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Model forests - predicting where wood will grow

Reproduced from Bush Telegraph magazine, published by Forests NSW.

By Howard Spencer
Public Affairs & Media, Coffs Harbour

A crystal ball would be handy for any company wanting to see where it might be in a few years time, but Forests NSW has taken a step closer to making this notion a reality by harnessing sophisticated computer modelling.

It is using a computerised planning tool to emulate future forest growth dynamics and management options.

Canadian software, Spatial Woodstock, is being used by Forests NSW resources officers to assist in native forest planning and operation scheduling.

The models calculate how much timber is available, and where and when harvesting operations should be scheduled. The software also enables the standing volume of timber and the condition of the forest to be ascertained at any point in time.

"This software has proven itself with softwood harvest computer modelling, but that is for even-aged forest with a single species and fairly consistent forest performances and silviculture," said Forests NSW resources analyst, John Turland.

"We have taken that knowledge and applied it to mixed species native forest with highly variable stand conditions and site productivity. This is using cutting-edge technology and so far providing good results.

"We are providing detailed predictions of where Forests NSW wood supply will be in a few years, to say 40 years, with broader predictions up to 200 years in the future," John said.

"The modelling is conducted at two levels using Woodstock.Strategic level modelling provides a forecast of the long-term wood supply capacity in terms of broad product types, species and location. Tactical level modelling looks at details on which precise compartments of forest will be harvested up to 20-40 years into the future."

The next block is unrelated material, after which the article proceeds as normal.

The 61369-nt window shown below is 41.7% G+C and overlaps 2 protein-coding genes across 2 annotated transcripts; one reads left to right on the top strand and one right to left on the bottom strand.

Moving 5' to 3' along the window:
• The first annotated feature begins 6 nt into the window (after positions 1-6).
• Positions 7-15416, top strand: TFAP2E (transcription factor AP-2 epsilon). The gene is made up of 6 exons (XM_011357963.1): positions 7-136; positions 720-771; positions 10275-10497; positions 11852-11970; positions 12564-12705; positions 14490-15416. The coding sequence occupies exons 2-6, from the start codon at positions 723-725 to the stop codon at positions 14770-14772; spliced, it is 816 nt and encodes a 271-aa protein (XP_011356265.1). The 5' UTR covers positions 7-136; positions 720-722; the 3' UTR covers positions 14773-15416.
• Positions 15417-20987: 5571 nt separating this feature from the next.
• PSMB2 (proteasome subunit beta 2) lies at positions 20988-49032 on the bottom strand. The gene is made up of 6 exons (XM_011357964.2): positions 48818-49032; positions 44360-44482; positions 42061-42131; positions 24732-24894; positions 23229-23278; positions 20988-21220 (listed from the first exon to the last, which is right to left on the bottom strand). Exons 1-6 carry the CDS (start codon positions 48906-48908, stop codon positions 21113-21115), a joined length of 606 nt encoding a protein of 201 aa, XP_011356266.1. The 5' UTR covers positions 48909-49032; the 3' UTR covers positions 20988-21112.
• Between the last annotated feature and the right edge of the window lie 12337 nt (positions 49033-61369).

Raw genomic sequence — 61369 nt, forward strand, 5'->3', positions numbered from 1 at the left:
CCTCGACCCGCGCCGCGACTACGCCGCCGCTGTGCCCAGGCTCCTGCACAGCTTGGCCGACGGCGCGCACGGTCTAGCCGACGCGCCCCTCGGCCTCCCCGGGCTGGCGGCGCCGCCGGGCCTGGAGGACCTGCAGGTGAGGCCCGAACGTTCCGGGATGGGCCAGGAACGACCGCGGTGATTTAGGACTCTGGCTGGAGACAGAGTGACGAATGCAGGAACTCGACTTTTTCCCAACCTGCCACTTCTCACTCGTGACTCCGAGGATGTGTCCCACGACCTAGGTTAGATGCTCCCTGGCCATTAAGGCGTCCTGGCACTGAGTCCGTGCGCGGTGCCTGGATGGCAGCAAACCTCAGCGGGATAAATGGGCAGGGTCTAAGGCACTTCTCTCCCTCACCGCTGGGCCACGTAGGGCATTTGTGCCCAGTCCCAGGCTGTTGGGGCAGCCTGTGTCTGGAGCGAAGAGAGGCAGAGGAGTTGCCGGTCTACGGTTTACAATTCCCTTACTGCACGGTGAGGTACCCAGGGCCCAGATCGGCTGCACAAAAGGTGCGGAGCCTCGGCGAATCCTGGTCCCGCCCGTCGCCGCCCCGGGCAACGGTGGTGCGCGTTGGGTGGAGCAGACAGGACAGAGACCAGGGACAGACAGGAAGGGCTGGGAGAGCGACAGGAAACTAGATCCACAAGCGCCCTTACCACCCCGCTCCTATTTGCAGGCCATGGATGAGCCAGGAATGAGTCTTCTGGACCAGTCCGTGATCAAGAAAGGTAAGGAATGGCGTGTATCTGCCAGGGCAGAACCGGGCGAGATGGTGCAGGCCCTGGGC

"Spatial Woodstock enables results of modelling such as operation schedules and the status of the forest condition over time to be instantaneously represented on maps. The real value this product provides is being able to model spatial constraints on the ground such as restricting harvesting of adjacent forest areas or clustering operations to reflect tactical level planning issues. With this functionality, operation schedules and wood supply forecasts better reflect the realities of management planning."

John said that modelling the future volume helps identify periods of changes in the predicted log volume, species and quality mix which is critical to forest managers. These long-term predictions of changes in the product expectation help the timber industry to develop business plans for new equipment and help with ascertaining forward sales and marketing agreements.

"The program works similar to a chain of events," John said. "We input area information, forest types, site productivity, stand quality and a range silvicultural possibilities for each forest block. We identify operational and management restrictions such as the minimum timber production level which must be sustained and the best rotation ages. It then determines the most appropriate silviculture for each forest block, how much timber is cut, where and when areas should be cut. Examples of wood supply issues which the sophisticated program helps with is the removal of wood supply spikes (over-supply) such as those from large-scale areas of regrowth forest following wildfires. Woodstock will select among a range of thinning options ranging from early thinning to on-time thinning or late thinning to smooth out the volume of timber and level of harvesting operations."

The initial stages of implementation have focused on south east NSW forests in transition from multi-aged forests of diverse quality timber to a more even-age regrowth forest.

John said the project results are due to a multidisciplinary team effort, with staff from technical services and regional management and planning coming together to develop and validate the model.

"Forests NSW will not stop there. The same package will be adapted to predict what can be done in uneven-aged mixed species forest where more selective logging is currently practiced," John said.


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